"New traditional" hymnody is prominent, as far as I can see, in the Sampler, which makes sense.  (Mind you, 50% or more of the "blue hymnal" continues into the new book, so it's hardly a takeover.)  Clearly as someone who dabbles, I can't complain about new stuff.  To take one example, "For Everyone Born" is a new one to the Presbyterian hymnal at least, although Shirley Erena Murray should be counted as a well-established and respected hymn writer by now.  To my eyes it's a strong hymn, but I'm curious about how the tune is going to work in some congregations.  Mostly in 12/8 (with some 6/8 measures thrown in), the tune mostly lilts along in the 3+3+3+3 pattern typical of that meter; every now and then, though, the tune throws the singer a curveball by breaking into a (2+2+2)+3+3 or even 2+2+2+2+2+2 pattern momentarily.  By no means is that unsingable, but it will flummox a few congregations the first time they try it out.  Given enough repetitions that kind of thing eventually works; the question becomes how many chances will a congregation give a song like that?  It's tragic when a good hymn is defeated by an unworkable or unsuitable tune, as is likely the case with many of the hymns that didn't make the cut from the "blue hymnal" to the new one.

There are a couple of representatives of more contemporary song traditions.  Interestingly, the accompanying notes for "The Trumpets Sound, the Angels Sing," for example, probably are a little too apologetic or defensive: "Despite its new sound, the emphasis on Communion as a foretaste of the Heavenly Banquet is a very traditional theme."  To me at least, that sounds like a fearful note.  Having already admitted to not being a fan of many contemporary modes of worship, I still would say that if you're going to include such songs (Contemporary Christian?  "Praise and worship"?  "Emergent"? I have no idea.  I can't keep up with the terminology anymore, and frankly that may be a better place to be in some ways.  But that's a separate blog entry), it's probably a self-defeating move to forward the idea that the song has a "new sound" before anyone's even had the chance to sing it.  The walls will go up for some folk before anybody even starts to play.  I suppose vice versa is also possible; some might decide it's the greatest thing since sliced bread before anybody even starts to play.  I'm not sure that's any better.  A similar linguistic feat is performed on "Men of Faith, Rise Up and Sing," something from an "English Christian rock and worship band" (is that the formula nowadays?  I feel old); "really, the words are o.k. even if the music is kinda scary" is about what the note boils down to in its content.

Still, on the whole, the Sampler seems to do well at getting this one potential Presbyterian pastor anticipating the whole book.  Emphasis on "book."  It will also be electronically available, of course.  And when we're content that our pastors and congregants should have the Bible available only in electronic form, I'll gladly consent to the hymnal being available only in electronic form.  It's not the Bible, no.  But a hymnal is, for good or ill, the most directly accessible distillation of the theology and convictions of its creators you will ever find.  Every family, every individual even, ought to have it at hand, not just in the pew on Sunday.  Much like the church's confessional statements, the procession of its hymnals speaks to the growth of that church and God's continuing movement within and through it.  The new hymnal should not look like the "blue hymnal," certainly not like the "red hymnal," and not like any other compilation of songs for congregational worship that has come before it.  A hymnal that looks too much like its predecessors is as good a sign of a stale or stagnating church as you will ever find (and a much better sign than any numbers game you want to play).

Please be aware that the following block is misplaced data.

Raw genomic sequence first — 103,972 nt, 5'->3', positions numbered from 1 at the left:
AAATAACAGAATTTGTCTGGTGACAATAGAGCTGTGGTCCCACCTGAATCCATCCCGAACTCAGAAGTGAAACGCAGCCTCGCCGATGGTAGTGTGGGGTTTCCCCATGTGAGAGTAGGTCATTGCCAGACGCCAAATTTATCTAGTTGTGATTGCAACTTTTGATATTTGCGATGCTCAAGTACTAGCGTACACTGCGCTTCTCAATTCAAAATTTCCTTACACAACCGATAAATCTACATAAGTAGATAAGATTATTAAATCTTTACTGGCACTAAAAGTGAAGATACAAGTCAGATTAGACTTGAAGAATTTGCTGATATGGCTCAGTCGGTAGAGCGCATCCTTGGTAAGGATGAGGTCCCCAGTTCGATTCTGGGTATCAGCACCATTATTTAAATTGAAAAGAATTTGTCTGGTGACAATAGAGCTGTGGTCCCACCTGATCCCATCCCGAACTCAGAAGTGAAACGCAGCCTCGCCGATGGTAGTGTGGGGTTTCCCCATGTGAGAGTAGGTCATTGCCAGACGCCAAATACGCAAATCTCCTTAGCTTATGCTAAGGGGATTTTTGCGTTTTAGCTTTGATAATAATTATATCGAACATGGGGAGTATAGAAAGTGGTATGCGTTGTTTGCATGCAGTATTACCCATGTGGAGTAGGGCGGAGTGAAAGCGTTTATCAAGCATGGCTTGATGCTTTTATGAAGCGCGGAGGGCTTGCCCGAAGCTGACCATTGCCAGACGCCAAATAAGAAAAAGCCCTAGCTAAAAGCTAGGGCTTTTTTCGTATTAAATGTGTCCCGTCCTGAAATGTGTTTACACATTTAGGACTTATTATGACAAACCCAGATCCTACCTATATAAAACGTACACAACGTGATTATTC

So, bring it on.  No such book is ever going to be perfect, not as long as human beings are involved.  Still, now I really want to see the whole book, which I suppose is the point of a sampler.

Saturday, July 21, 2012


Suffice it to say that summer Hebrew is not conducive to blogging.

It's been two weeks since the last entry.  Not at all coincidentally, I've been in intensive Hebrew class for two weeks.  Indeed these two facts are inextricably related.

Put succinctly, this class is kicking my posterior six ways to sundown.  In fact, I am finding it harder than Greek.  Part of it is that there is more occupying my time this summer than last; I have two jobs that I didn't have last summer.  Where the languages are concerned, I am a terrible memorizer (I have many academic skills; memorizing, if it counts as an "academic skill," is not one of them), and vocabulary tends to require memorization after a certain point.  With Greek, there were enough words that had English derivatives or relatives that some of that work was cut out for me.  Not so with this language.

So, all that doesn't leave a whole lot of time for coming up with anything halfway thoughtful to say here.  It isn't necessarily that I plan to quit for now, it is simply that it may not happen a lot between now and August 22.  My apologies to the three or four of you who actually read this.

Not that there haven't been things that could provoke comment.  Certainly Hebrew class itself would probably be worth comment if I weren't dog-paddling furiously just to keep from drowning in alephs and dageshes and hireqs and such.